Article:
Water in the Nile RiverThe Nile, stretching 4,132 miles, is Africa’s longest river, running through 11 countries, including Egypt, the Democratic Republic of Congo, Tanzania, Kenya, Uganda and Sudan. It is an important water source for millions of people in Africa. Unfortunately, the river is subject to pollution, which poses a significant threat to those living in the countries that depend on it for water. The poor state of water in the Nile River is an issue that threatens the health and well-being of those living near its basin.

The Economic Significance of the Nile River

The Nile River is a vital source of economic activity in many African countries, particularly those in the Nile Basin region. The river supports various economic sectors, including agriculture, fishing, transportation and tourism. Agriculture remains a crucial sector for many African countries, particularly Egypt, Sudan and Ethiopia and water in the Nile River serves as a dependable source for irrigation. Farmers are able to cultivate crops year-round and, as a result, agriculture employs a significant percentage of the population.

In Egypt, the agriculture sector provides 28% of jobs and in Sudan, it employs 43% of the population. As of 2020, 75% of employed Ethiopians worked in the agriculture sector. Even though the Nile contains harmful pathogens and pollutants, it provides water and a means of livelihood for more than 200 million people. Inhabitants of the Nile region use the water for drinking, washing and cooking. People also engage in farming in the Nile Basin, growing crops like wheat, corn, banana and sweet potato.

Fishing in the Nile River provides employment for thousands of people. In addition, the industry contributes to the local economy through fish exportation. The river is also a major transportation route in many parts of Africa, and it also supports tourism in some African countries, including Egypt and Uganda.

The Nile River and its Impact on Poverty

Access to clean water in the Nile River remains a significant challenge, with agricultural activities involving pesticides and fertilizers contributing to the pollution problem. These chemicals can enter the river through runoff and irrigation, which can harm aquatic life and affect water quality. Alongside farming activities, the raw sewage and other waste products from industries and manufacturers go directly into the river. The harmful bacteria, viruses and other contaminants in the water can cause cholera, typhoid fever, hepatitis, poliovirus and other waterborne disease. In turn, this can result in the endangerment of agricultural productivity and contribute to poverty.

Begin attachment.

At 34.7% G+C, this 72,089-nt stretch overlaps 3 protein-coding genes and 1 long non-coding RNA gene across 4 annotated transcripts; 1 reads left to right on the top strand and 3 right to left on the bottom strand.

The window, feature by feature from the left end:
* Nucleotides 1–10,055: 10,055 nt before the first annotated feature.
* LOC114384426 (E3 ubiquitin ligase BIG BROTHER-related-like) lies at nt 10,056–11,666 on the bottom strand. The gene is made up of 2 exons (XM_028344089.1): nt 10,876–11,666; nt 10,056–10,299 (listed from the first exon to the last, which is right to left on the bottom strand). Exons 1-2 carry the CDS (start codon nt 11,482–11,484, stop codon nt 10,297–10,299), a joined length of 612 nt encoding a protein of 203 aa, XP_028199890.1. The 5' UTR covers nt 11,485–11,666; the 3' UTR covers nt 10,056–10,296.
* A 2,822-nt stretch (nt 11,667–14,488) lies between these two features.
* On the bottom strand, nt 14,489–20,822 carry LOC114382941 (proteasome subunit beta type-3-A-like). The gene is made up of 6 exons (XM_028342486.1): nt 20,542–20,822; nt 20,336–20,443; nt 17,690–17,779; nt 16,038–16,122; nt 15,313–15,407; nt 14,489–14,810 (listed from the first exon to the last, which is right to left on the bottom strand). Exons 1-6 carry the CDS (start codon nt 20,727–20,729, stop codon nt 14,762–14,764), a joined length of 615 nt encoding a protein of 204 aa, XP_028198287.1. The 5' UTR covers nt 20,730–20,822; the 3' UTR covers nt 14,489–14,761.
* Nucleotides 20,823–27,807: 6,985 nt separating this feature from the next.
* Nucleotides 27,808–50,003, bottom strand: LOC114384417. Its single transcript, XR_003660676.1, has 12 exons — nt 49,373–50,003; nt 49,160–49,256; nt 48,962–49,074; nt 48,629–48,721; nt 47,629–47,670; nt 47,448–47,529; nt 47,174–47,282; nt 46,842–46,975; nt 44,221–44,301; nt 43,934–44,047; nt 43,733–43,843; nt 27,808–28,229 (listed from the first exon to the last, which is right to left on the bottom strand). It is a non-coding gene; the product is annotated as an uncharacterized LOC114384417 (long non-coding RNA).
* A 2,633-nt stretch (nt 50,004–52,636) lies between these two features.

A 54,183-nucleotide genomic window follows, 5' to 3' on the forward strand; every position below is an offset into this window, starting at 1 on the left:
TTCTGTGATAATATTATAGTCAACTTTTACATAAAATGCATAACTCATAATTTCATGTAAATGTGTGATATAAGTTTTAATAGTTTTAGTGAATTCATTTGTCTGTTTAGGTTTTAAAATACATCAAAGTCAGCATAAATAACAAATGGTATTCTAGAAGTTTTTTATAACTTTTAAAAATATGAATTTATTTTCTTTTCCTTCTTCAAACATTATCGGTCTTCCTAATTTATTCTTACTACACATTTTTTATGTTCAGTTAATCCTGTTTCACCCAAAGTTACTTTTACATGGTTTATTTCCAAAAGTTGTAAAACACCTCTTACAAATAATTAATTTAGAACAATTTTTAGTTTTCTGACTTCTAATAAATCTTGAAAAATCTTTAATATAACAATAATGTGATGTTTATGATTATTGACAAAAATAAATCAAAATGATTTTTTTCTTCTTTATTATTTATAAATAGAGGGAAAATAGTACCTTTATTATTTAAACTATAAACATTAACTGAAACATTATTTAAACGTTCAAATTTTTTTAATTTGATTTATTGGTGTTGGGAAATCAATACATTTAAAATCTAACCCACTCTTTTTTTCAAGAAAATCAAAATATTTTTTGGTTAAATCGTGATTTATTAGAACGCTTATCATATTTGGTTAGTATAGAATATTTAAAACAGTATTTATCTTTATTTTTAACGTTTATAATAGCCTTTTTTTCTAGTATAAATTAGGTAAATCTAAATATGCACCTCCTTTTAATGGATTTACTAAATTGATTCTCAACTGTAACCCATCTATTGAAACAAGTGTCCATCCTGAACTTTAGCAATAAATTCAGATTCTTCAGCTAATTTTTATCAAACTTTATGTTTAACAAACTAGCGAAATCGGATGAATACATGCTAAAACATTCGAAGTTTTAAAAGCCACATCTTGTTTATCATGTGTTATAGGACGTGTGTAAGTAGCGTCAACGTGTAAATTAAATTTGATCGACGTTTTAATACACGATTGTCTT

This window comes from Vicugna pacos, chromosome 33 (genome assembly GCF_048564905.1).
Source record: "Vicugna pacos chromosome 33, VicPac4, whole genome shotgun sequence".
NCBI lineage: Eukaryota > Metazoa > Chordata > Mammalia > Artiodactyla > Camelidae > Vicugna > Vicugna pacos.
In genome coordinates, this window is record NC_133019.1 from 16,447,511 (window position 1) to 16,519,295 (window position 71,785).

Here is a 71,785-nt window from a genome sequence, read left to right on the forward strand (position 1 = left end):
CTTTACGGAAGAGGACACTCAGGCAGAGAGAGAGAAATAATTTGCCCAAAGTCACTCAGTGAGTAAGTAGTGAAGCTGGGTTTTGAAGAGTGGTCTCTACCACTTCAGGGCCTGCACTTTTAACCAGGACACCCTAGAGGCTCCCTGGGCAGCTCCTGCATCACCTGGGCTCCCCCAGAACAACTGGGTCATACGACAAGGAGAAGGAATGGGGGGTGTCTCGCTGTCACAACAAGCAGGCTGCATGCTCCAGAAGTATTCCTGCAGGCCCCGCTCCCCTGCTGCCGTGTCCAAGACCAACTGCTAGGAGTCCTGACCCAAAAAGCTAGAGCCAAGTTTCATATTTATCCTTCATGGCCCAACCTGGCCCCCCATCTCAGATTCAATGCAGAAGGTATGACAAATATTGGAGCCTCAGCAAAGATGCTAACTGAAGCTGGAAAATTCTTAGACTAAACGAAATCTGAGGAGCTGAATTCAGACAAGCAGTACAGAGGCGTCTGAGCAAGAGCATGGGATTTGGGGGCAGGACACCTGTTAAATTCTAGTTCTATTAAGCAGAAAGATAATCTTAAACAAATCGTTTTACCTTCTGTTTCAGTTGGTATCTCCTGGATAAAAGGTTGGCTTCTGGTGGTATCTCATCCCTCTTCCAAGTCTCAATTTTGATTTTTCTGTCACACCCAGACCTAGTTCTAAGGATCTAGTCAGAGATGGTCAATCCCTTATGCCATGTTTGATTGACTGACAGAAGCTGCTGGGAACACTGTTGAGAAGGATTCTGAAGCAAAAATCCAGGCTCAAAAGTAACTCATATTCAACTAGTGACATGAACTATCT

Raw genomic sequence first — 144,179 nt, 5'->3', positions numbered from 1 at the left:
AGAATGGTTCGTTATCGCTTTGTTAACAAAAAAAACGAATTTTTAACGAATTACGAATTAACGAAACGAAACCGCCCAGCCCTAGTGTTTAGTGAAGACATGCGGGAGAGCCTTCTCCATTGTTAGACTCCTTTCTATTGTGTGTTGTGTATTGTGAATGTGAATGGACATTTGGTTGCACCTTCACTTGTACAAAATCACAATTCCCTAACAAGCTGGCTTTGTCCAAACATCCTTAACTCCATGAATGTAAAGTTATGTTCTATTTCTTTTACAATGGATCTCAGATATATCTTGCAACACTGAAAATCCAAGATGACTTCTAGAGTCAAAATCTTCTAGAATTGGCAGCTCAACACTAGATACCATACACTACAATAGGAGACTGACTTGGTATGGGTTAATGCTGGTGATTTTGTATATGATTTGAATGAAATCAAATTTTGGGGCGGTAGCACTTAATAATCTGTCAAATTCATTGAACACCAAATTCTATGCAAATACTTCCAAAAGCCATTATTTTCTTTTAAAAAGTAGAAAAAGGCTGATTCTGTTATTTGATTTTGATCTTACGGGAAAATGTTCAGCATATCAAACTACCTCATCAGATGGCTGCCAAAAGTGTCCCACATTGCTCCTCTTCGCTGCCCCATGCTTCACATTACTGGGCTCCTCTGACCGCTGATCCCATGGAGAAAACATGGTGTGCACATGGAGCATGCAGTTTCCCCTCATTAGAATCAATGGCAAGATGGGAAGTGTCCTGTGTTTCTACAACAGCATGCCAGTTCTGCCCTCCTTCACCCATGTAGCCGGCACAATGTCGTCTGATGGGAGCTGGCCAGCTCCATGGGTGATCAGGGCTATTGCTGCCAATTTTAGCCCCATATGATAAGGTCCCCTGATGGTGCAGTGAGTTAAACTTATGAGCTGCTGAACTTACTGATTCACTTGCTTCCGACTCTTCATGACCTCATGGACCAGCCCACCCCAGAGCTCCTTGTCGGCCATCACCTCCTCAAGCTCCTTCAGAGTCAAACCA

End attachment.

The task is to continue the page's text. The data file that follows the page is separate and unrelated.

Moreover, in recent years, water scarcity has become an increasing concern in the region. In 2020, Ethan D. Coffee and Justin S. Mankin reported that more than 30% of the people in the region could face water scarcity by 2040. This translates into more than 80 million people who may not be able to access water. This could also limit agricultural and fishing industries while decreasing labor employment.

Minimizing the Nile’s Impact on Poverty

The year 2021 marked a significant milestone in Egypt as the Bahr al-Baqar wastewater treatment plant commenced operations in the northern city of Sinai. Renowned as one of the most expansive wastewater treatment facilities globally, this plant possesses an impressive capacity to treat 5 million cubic meters of wastewater daily—equivalent to the water consumed in 140 million showers.

Aiming to tackle the multifaceted challenges affecting the Nile Basin, Egypt-based social enterprise Bassita launched the VeryNile project in 2018. This initiative focuses on enhancing water management practices. Its primary objective is to reduce poverty and foster economic growth within the Nile River Basin. The VeryNile project progresses in four key directions: cleaning, recycling, prevention and social impact.